Gogo's test plane isn't your typical jet: it seats just nine passengers, and there's no bathroom; just a closet in the back stacked with networking gear. The company, easily the biggest name in in-flight WiFi, uses the aircraft as a flying lab, where it can test everything from throughput speeds to the log-in experience. It's a small plane that flies out of a small airfield, Aurora Municipal Airport in Illinois, and it's normally just Gogo staffers onboard. Today, the company invited a few reporters aboard to test its newest air-to-ground WiFi service, ATG-4. As you can imagine, newer means faster: ATG-4 is rated for max download speeds of 9.8 Mbps, up from 3.1 Mbps with the last-gen service. It also helps that video streaming services like Netflix, Hulu and HBO Go are now blocked, which should ensure that no one person abuses his WiFi privileges.
As it happens, ATG-4 is already live on approximately 40 planes run by US Airways, Delta and Virgin America. (United has said it plans to introduce the service on select flights in the first half of 2013.) In theory, then, the best way to test ATG-4's performance might be to slip unnoticed onto a commercial flight, and see what it's like to share bandwidth with 20 other people. What's neat about the Gogo test plane, though, is that it can toggle back and forth between ATG and ATG-4, making it easier to compare performance between the two. What's more, though the test plane seats nine, Gogo is able to simulate a crowded flight, with 20 to 30 passengers attempting to use the internet at once. After 90 minutes of flying over Illinois and Missouri, we've got some first-hand impressions and also some pics, if aviation porn is your cup of tea. Read on for more.
A tour of Gogo's headquarters and test planeSee all photos
With this generation of its air-to-ground service, Gogo made a switch from EVDO Rev A. to Rev. B. By all accounts, it's been an easy enough transition for the airlines: the company says the upgrade can be performed overnight and indeed, Gogo often goes to the airlines' facilities to handle the retrofitting. As you can see below, part of the process involves stepping up to a bigger antenna, which is fixed to the underbelly of the plane. The equipment on the ground is all backward-compatible, which helps minimize the need for an infrastructure overhaul. Consider that when you wonder why there isn't HSPA+ on the back end. (Gogo also says HSPA+ would be an inefficient use of its modest 3MHz of spectrum, but that's another story.)
Aboard the plane, there's gear for the last-gen ATG service (you'll find that on the upper shelf) along with an ATG-4 configuration sitting below. Fun fact: the company's Itasca, Illinois headquarters contain testing labs that mimic ATG setup you'll find on commercial planes. There's even a room with airplane seats and overhead bins where the company tests the service with focus groups. (We threw in a photo below for giggles. The slide-up windows are a nice touch, though that's more leg room than we're used to.)
So how's the performance with this new setup? It's not fast, per se, but it's faster. Usable, which is a start. Page loading times dropped noticeably, from 10 to 14 seconds on ATG, to as little as four seconds on ATG-4. File transfers were faster on ATG-4, too, though we'd still advise waiting until you get home to your home WiFi network unless it's really urgent that you share that Facebook album right away. On ATG-4, we were able to upload a 4.1MB photo to SkyDrive in a little over four minutes; that same upload took five minutes and 15 seconds using the last-gen technology. Nota bene: both ATG and ATG-4 compress images, so that alone might be an incentive to hold off on any photo uploads.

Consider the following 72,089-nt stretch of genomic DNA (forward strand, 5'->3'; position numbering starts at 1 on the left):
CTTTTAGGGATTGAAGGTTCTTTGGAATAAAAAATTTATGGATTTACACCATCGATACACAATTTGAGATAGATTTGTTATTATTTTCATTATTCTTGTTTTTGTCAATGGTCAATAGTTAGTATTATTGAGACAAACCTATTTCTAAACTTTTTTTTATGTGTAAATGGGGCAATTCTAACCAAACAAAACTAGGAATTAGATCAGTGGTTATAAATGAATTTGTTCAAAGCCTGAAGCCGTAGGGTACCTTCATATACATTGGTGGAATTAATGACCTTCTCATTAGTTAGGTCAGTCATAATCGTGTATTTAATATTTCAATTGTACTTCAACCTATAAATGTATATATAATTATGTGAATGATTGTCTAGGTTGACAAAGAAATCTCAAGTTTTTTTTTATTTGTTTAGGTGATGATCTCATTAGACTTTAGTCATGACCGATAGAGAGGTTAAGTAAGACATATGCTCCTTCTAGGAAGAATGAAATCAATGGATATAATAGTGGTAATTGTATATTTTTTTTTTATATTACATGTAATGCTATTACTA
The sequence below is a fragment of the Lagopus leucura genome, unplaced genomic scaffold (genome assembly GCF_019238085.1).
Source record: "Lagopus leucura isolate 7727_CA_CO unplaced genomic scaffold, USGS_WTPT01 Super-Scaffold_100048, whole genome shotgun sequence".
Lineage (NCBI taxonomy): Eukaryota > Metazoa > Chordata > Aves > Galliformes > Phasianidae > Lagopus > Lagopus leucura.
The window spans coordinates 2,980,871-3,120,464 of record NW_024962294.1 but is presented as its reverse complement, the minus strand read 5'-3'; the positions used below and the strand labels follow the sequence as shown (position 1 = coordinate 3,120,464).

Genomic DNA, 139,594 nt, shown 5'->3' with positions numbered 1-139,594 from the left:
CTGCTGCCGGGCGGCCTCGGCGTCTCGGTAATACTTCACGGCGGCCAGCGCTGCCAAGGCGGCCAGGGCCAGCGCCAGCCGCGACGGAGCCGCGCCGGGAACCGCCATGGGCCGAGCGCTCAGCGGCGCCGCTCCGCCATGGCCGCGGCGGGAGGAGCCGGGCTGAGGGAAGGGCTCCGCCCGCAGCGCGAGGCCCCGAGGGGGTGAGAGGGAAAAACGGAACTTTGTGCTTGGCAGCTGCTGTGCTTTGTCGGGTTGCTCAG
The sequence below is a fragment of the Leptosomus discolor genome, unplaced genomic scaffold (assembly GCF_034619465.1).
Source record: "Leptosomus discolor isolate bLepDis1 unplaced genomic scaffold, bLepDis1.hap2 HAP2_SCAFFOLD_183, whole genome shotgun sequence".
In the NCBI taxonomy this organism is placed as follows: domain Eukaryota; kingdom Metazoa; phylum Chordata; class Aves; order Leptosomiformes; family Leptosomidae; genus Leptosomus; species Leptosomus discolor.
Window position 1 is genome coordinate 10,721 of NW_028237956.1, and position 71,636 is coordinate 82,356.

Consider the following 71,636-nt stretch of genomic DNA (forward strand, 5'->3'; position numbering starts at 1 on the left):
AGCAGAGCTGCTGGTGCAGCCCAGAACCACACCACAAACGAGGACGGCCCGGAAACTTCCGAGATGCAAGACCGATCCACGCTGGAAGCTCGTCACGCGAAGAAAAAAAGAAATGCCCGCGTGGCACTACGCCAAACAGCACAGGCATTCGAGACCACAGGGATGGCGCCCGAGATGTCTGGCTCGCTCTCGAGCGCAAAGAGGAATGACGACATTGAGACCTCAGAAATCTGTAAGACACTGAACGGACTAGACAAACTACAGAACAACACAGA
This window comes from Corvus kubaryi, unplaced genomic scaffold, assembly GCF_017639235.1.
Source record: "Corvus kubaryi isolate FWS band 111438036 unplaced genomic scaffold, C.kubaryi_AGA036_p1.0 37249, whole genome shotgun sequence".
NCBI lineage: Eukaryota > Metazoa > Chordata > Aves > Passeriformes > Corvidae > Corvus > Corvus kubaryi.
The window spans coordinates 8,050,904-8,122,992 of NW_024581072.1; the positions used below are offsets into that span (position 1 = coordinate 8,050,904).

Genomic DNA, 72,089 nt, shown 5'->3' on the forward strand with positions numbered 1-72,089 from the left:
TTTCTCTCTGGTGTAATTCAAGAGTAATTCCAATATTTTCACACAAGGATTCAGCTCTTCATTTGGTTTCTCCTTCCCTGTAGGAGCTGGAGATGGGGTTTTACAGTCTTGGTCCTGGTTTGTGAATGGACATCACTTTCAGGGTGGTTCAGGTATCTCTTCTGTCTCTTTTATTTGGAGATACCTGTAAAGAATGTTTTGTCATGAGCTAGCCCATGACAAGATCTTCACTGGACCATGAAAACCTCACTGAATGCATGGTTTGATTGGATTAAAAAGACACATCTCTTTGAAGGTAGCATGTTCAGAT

At first glance, oddly, this difference in performance doesn't really show up in SpeedTest.net results. Sure, the jump from 0.3 Mbps downloads to 0.81 Mbps rates is something, but our upload speeds held fairly steady, fluctuating slightly between 0.2 Mbps and 0.3 Mbps. We also found that that the ping time dropped by almost half when we moved from ATG to ATG-4 (well over 300ms to 188ms) which suggests latency is much better here. In general, we're willing to take benchmarks like these with a small grain of salt, if only because we have no way of knowing how close we are to the nearest cell site. Still, as we said, real-world performance improved noticeably when we switched to the newer technology.
|Average SpeedTest results (downloads / uploads)||0.3 Mbps / 0.2 Mbps||0.81 Mbps / 0.3 Mbps|
|Average page load times||10 to 14 seconds (depending on load)||4 to 8 seconds (depending on load)|
|Uploading a 4.1MB file to SkyDrive||5:15||4:07|
And yet, much of this improvement doesn't have so much to do with speed but rather, sheer usability. As we said, ATG was fine -- but that's when we there were only nine people on the plane. In that scenario, page loads sometimes took more than 10 seconds, but they loaded. Saving work in Engadget's CMS took three seconds -- again, a little sluggish, but it's better than nothing. Once the Gogo crew simulated a crowded plane, though, we couldn't even load the Chrome browser settings page. On ATG-4, performance still takes a dip, but at least your workflow won't get interrupted. Even with that simulated load, we were able to load web sites in about eight seconds, which is still faster than on last-gen ATG in the best conditions. Fortunately, Gogo says only seven people sign on during the average flight, though ATG-4 can support up to 65 people. That might be the biggest takeaway here: WiFi on planes still isn't very fast. It's just more reliable now.